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Architects ask feds to relocate communism memorial

Richard Gilbert
Architects ask feds to relocate communism memorial
The Royal Architectural Institute of Canada and the Ontario Association of Architects are recommending to the federal government that a Memorial to the Victims of Communism should not be located next to the Supreme Court of Canada and the Justice Building. They suggest the proposed monument be located down the street at a site next to an existing garden. -

The Royal Architectural Institute of Canada (RAIC) and the Ontario Association of Architects (OAA) are asking the federal government to change the proposed site in Ottawa for the construction of a national memorial to the victims of communism.

"Very simply, this is a parcel of land that is just in front or diagonal to the Supreme Court of Canada and it is really a piece of land of national significance," said Ian Chodikoff, executive director of the RAIC.

"In order to dedicate a monument, whatever the monument, there is a duty of care and respect to the Supreme Court and the value of the Supreme Court, as a political and neutral judiciary that is representative of all Canada."

Public Works and Government Services Canada made a decision in May 2012 to allocate a piece of land in downtown Ottawa, on Wellington Street just west of the Parliament Buildings, to a non-profit organization named Tribute to Liberty.

This prime piece of land situated between the Library and Archives Canada and the Supreme Court of Canada is the proposed site for a memorial to victims of communism.

According to Chodikoff, RAIC doesn’t usually get involved with local issues because they are a national organization.

However, the members of RAIC feel compelled to make a statement about the proposed site of this memorial because the Supreme Court is an important symbol of democracy and the legal system in Canada, the association stated.

"It would be no different if they put that monument on Parliament Hill in front of the Peace Tower," said Chodikoff.

"There is a Judiciary Triad in Ottawa, just as there is a Triad for the Parliament with the East, Centre and West Block.  There is a planking there that completes the space in front of the Parliament and creates a Parliamentary District. To dedicate a monument to a specific cause is something we feel is not appropriate."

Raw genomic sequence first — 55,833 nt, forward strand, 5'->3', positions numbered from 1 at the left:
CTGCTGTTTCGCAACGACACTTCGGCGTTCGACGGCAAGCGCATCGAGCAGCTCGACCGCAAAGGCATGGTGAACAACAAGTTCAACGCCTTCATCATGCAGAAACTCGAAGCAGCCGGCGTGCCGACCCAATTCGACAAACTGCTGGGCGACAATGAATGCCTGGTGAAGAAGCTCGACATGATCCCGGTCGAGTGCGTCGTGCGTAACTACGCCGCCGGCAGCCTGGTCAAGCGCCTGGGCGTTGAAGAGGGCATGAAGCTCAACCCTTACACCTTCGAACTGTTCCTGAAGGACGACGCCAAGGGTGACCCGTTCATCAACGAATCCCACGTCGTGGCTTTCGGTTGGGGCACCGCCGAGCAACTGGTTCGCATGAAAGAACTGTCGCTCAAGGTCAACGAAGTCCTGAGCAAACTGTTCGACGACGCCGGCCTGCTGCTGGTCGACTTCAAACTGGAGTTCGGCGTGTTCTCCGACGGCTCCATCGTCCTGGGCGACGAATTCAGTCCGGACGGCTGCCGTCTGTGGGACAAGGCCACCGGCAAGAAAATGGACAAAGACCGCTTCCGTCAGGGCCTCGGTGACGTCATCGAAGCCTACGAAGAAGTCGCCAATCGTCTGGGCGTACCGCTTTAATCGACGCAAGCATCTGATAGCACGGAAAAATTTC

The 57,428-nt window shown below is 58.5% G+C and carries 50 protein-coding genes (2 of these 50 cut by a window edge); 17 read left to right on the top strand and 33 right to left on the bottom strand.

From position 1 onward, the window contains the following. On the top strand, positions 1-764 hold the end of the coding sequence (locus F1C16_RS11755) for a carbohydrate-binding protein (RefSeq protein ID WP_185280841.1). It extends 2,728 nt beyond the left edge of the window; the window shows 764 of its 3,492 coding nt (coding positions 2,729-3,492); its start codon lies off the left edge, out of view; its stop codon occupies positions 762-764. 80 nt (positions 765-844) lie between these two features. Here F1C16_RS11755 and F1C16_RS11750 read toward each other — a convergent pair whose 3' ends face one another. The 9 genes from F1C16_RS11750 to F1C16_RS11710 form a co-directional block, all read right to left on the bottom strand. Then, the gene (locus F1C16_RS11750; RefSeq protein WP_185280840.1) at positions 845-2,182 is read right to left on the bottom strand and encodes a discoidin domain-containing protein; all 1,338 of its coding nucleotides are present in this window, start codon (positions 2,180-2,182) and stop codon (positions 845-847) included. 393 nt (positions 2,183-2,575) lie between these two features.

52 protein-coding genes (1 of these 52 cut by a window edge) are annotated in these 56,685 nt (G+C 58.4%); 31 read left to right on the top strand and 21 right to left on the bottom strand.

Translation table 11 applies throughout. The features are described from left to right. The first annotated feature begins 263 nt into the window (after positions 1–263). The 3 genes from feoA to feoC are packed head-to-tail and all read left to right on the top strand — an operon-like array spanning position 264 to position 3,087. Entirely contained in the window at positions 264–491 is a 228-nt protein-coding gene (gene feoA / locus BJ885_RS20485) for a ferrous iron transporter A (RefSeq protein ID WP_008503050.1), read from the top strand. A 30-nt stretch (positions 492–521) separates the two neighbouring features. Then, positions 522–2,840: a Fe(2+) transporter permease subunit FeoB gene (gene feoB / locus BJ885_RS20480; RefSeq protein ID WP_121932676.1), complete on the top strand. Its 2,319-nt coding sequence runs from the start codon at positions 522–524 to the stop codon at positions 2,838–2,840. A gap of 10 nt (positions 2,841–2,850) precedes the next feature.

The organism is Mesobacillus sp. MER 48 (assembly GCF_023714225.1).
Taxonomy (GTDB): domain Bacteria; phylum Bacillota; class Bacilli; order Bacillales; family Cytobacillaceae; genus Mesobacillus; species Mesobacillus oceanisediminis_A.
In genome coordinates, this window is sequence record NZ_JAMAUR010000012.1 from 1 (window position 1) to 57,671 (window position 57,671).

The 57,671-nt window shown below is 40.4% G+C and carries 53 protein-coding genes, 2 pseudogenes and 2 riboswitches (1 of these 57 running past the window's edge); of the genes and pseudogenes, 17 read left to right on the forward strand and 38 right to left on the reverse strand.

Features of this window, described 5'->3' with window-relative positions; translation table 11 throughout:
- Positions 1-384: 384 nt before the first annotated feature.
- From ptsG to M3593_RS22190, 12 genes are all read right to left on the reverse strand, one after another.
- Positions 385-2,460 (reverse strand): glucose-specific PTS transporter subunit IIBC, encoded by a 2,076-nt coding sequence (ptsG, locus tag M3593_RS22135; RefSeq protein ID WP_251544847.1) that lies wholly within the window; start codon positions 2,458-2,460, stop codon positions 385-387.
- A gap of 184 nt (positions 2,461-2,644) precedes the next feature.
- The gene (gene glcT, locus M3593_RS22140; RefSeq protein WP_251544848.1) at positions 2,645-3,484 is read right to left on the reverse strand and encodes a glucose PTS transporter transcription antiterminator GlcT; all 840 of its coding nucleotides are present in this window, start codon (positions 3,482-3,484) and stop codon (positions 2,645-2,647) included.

The Long Term Vision and Plan (LTVP) for the Parliamentary Precinct and Judicial Precinct in Ottawa identifies the site of the proposed memorial to victims of communism as a vital component of a Judicial Triad.

However, the Judicial Triad is yet to be realized.

"Ontario architects support the value of a long-term plan that recognizes the importance of vision and the need to complement the existing built form in a way that reflects some of the most symbolically important, and architecturally significant buildings in Canada," said Toon Dreessen, president of the OAA in a letter to Prime Minister Stephen Harper.

The Supreme Court of Canada lies to the north, while the Justice Building is located to the east and the parcel in question to the west.

The LTVP, which was produced by Public Works and Government Services Canada through decades of consultations with architects and urban designers, does not prescribe a monument on the site.

Instead, the LTVP recommends a third building be constructed that maintains the national meaning of the site and harmonizes with the Supreme Court in terms of height, materials, detailing and relationship to the street.

"There are also practical issues here too, because the land is quite valuable and to be giving the land over to a monument is probably not that financially responsible in these given times," said Chodikoff.

"If the government ever did decide to add more office space, it would have to find a piece of land elsewhere in the downtown core, which would cost at least $20 million. Whereas, they already own this land and it is north of Wellington Street, so it is in the security perimeter of the Parliamentary and Judiciary District."

Chodikoff said there is no good reason to give away a valuable piece of land to a monument that doesn’t really add any purpose or function to the government’s operations.

RAIC and the OAA are suggesting that the monument should be located down the street at a site next to an existing garden.

"The alternate location nearby has many merits, not the least of which is reducing the conflict and contention around the current site selection," said Dreessen.

The Memorial to the Victims of Communism will serve as a public reminder and honour more than 100 million people who lost their lives under communist regimes, as well as recognize the experience of more than eight million Canadians who trace their immigration story to communist countries.

The National Capital Commission is responsible for the construction of the monument which was scheduled to start in fall 2014.

Once construction is completed, ownership and maintenance of the monument will be transferred to Public Works and Government Services Canada.

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